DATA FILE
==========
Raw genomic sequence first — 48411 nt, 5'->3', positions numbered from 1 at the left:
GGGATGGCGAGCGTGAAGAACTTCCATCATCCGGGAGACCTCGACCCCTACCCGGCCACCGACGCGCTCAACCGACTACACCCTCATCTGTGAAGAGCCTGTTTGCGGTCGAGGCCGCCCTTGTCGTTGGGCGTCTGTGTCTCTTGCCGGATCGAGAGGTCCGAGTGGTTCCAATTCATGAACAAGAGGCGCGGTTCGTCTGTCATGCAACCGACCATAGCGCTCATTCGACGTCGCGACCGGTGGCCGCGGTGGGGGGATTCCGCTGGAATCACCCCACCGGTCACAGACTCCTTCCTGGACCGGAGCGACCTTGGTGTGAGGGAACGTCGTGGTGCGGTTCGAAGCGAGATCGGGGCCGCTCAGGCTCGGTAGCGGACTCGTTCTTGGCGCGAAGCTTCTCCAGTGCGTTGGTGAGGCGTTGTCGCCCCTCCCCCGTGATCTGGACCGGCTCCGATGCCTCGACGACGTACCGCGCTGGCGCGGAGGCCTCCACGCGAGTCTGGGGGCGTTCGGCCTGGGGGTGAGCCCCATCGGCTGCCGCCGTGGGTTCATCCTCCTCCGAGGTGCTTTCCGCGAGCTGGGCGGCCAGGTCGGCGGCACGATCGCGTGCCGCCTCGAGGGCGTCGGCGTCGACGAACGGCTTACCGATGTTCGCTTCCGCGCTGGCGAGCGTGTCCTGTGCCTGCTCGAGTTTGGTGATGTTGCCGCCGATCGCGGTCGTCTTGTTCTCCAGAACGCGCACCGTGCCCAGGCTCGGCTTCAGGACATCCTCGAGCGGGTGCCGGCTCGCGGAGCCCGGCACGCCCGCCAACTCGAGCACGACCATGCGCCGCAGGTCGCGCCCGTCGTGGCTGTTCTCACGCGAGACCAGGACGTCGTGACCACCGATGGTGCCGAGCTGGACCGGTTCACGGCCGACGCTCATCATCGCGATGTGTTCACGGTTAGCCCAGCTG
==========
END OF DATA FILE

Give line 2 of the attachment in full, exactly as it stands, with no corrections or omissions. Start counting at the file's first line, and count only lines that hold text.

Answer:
GGGATGGCGAGCGTGAAGAACTTCCATCATCCGGGAGACCTCGACCCCTACCCGGCCACCGACGCGCTCAACCGACTACACCCTCATCTGTGAAGAGCCTGTTTGCGGTCGAGGCCGCCCTTGTCGTTGGGCGTCTGTGTCTCTTGCCGGATCGAGAGGTCCGAGTGGTTCCAATTCATGAACAAGAGGCGCGGTTCGTCTGTCATGCAACCGACCATAGCGCTCATTCGACGTCGCGACCGGTGGCCGCGGTGGGGGGATTCCGCTGGAATCACCCCACCGGTCACAGACTCCTTCCTGGACCGGAGCGACCTTGGTGTGAGGGAACGTCGTGGTGCGGTTCGAAGCGAGATCGGGGCCGCTCAGGCTCGGTAGCGGACTCGTTCTTGGCGCGAAGCTTCTCCAGTGCGTTGGTGAGGCGTTGTCGCCCCTCCCCCGTGATCTGGACCGGCTCCGATGCCTCGACGACGTACCGCGCTGGCGCGGAGGCCTCCACGCGAGTCTGGGGGCGTTCGGCCTGGGGGTGAGCCCCATCGGCTGCCGCCGTGGGTTCATCCTCCTCCGAGGTGCTTTCCGCGAGCTGGGCGGCCAGGTCGGCGGCACGATCGCGTGCCGCCTCGAGGGCGTCGGCGTCGACGAACGGCTTACCGATGTTCGCTTCCGCGCTGGCGAGCGTGTCCTGTGCCTGCTCGAGTTTGGTGATGTTGCCGCCGATCGCGGTCGTCTTGTTCTCCAGAACGCGCACCGTGCCCAGGCTCGGCTTCAGGACATCCTCGAGCGGGTGCCGGCTCGCGGAGCCCGGCACGCCCGCCAACTCGAGCACGACCATGCGCCGCAGGTCGCGCCCGTCGTGGCTGTTCTCACGCGAGACCAGGACGTCGTGACCACCGATGGTGCCGAGCTGGACCGGTTCACGGCCGACGCTCATCATCGCGATGTGTTCACGGTTAGCCCAGCTG